12/12/13 8:30 AM
There are days when the stars align just right. Seems to me, December 12, 2013 was one of those days.
Eighteen members of the FDA arrived and were seated around a U-shaped table near the front of the Maryland Room at the DoubleTree Hotel in Silver Springs, MD. We opened the morning with Session 1: six individuals who had prepared statements to describe life with Duchenne in the context of the need for therapies and to preserve and protect function at every stage of the disease. These parents and two young men with Duchenne discussed the need to consider the use of a novel clinical trial designs to exclude a placebo group because each day muscle fibers are lost and the fear of placebo for the duration of a trial means the individual will lose muscle fibers and likely function. They talked about urgency. They discussed living with Duchenne and what might make a meaningful difference in their lives. When the discussion opened up to attendees to make a two-minute comment about their own experience, the message was the same. We don't have time. We delivered a cohesive, united statement.
Session 2 discussed natural history and outcomes that would enable trials to be inclusive of patients of all ages. Session 3 discussed requirements for surrogates and biomarkers, the need to have a measure that would predict clinical benefit which could result in shorter trials and more rapid approvals.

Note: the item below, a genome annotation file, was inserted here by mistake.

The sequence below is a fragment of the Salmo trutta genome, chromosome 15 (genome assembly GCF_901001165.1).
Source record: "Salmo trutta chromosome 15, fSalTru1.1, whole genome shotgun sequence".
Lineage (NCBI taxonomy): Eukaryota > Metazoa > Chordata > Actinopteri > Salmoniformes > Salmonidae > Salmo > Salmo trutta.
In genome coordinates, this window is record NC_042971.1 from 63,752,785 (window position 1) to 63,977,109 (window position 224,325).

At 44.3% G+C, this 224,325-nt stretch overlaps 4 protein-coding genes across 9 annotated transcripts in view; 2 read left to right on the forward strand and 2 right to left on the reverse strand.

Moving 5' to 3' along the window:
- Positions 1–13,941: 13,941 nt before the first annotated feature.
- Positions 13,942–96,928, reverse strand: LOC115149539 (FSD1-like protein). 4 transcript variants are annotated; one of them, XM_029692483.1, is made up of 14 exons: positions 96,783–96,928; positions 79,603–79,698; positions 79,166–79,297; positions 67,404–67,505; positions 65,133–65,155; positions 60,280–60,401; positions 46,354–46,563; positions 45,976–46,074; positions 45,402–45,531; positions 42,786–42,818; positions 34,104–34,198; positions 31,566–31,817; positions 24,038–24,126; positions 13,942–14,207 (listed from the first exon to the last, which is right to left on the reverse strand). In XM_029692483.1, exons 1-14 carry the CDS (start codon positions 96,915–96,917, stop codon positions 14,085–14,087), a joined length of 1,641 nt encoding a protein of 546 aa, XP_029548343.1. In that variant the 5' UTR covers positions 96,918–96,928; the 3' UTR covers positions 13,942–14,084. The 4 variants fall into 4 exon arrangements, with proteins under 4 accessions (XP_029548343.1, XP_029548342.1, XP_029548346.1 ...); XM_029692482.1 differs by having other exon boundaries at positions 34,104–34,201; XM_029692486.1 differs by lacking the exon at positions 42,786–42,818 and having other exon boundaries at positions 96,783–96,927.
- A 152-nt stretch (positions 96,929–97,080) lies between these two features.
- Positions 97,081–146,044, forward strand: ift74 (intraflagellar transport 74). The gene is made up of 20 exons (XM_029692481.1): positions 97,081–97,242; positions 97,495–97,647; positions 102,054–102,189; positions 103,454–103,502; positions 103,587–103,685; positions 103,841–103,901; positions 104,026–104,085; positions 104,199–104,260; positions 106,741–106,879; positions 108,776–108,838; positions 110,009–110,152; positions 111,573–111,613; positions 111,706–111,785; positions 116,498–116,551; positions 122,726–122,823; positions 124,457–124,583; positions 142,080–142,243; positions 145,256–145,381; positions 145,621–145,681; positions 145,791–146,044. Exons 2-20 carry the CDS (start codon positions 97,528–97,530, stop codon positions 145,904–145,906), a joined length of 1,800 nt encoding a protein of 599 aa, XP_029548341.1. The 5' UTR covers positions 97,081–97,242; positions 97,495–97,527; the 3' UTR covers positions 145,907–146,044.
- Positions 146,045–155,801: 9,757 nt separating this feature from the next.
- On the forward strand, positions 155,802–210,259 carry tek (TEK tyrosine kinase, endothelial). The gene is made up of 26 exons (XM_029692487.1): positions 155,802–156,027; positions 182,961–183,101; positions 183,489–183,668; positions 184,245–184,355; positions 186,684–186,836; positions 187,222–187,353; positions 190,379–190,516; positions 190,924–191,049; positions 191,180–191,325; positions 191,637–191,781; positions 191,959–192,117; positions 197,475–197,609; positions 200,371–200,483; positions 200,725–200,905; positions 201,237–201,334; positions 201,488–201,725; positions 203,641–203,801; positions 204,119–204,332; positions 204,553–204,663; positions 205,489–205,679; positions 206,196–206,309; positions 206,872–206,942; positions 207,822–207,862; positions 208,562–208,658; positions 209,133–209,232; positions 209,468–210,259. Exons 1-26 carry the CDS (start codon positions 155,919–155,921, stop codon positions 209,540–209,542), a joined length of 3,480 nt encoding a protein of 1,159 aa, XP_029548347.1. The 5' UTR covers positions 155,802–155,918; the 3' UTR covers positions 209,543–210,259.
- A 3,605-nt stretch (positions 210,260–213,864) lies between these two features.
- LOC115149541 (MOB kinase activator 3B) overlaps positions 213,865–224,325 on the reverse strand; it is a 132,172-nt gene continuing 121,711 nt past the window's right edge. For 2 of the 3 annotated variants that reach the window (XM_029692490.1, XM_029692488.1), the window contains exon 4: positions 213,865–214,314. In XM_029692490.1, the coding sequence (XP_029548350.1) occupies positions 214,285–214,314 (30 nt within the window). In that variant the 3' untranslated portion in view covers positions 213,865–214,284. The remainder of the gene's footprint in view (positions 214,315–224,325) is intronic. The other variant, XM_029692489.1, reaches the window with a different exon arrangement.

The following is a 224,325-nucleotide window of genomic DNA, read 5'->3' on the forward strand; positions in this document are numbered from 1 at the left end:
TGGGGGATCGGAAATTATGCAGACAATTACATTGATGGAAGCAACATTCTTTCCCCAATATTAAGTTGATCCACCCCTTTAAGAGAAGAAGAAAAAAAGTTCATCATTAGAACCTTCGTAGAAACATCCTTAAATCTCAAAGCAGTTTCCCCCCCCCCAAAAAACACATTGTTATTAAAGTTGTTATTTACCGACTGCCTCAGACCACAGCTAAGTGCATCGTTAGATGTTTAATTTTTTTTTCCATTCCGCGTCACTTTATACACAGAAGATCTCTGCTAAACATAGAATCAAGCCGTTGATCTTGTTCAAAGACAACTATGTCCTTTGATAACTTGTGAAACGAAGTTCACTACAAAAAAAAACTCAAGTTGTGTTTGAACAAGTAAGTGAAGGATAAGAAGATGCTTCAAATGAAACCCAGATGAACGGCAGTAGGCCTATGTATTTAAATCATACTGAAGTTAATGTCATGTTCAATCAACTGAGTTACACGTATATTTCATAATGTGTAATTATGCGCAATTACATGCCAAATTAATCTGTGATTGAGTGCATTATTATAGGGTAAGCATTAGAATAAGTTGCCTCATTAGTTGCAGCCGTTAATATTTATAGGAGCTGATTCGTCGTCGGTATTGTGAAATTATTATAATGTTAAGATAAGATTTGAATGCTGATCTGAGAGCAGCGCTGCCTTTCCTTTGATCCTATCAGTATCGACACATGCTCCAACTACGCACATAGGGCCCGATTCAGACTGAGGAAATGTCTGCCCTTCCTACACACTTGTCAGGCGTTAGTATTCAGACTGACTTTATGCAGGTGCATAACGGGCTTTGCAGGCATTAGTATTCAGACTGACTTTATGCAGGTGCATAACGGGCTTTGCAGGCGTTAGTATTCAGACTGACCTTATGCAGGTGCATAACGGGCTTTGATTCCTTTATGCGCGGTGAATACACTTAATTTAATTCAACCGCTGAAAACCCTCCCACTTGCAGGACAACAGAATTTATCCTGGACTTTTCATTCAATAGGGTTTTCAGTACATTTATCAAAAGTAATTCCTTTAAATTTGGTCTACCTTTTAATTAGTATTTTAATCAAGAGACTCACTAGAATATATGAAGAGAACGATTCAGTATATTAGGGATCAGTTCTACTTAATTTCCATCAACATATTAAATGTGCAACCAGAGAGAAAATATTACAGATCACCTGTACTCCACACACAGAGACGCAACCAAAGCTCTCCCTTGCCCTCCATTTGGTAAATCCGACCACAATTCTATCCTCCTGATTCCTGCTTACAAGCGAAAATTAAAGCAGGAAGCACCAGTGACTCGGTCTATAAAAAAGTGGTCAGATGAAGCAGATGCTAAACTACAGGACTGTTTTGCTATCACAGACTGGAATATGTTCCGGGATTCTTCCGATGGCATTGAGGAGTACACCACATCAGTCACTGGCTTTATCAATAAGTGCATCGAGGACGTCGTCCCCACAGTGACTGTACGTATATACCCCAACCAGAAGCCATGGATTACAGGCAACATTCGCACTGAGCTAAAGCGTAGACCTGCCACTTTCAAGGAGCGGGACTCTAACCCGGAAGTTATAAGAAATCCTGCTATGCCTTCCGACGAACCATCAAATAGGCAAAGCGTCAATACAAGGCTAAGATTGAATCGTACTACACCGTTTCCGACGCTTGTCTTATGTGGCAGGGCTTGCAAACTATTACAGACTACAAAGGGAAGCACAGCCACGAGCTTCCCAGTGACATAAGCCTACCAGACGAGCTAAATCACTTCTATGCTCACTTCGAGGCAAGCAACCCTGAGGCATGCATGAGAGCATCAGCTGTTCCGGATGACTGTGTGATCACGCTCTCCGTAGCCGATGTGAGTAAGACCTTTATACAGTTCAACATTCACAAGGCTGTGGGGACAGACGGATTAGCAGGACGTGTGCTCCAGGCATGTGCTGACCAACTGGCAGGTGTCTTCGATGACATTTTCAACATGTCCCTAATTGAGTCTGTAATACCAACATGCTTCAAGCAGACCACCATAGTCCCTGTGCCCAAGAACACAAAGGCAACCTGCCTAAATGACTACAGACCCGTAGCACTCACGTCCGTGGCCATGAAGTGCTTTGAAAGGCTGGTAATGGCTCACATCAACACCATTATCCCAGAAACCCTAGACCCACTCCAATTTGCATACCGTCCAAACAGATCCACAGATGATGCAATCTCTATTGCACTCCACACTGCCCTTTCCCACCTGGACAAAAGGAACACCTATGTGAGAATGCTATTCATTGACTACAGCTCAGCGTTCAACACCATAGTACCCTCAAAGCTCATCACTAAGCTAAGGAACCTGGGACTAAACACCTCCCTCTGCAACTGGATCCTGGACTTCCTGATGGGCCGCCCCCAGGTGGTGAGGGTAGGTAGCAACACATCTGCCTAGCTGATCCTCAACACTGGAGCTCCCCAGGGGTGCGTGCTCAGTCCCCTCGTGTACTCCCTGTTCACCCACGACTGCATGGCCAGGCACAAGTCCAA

Each session included comments from the community, reiterating the need to avoid placebo, utilize natural history as controls, expedited review, and the use of accelerated approval, getting drugs approved and access for all.
Session 4 was about next steps, the science of writing a draft guidance. The community agreed and has signed on to participate.
PPMD's Vice President of Research, Sharon Hesterlee, PhD, tweeted notes throughout the day. Those notes will be forthcoming and will give you a more in-depth recap of the day's events. Unfortunately we were not allowed to record the sessions - only stream them online.
And now the work of actually writing the draft guidance begins. Dr. Bastings (FDA) ended the meeting by saying that Duchenne has the highest priority within the FDA.
Goal: Guidance, May, 2014
The patients are waiting.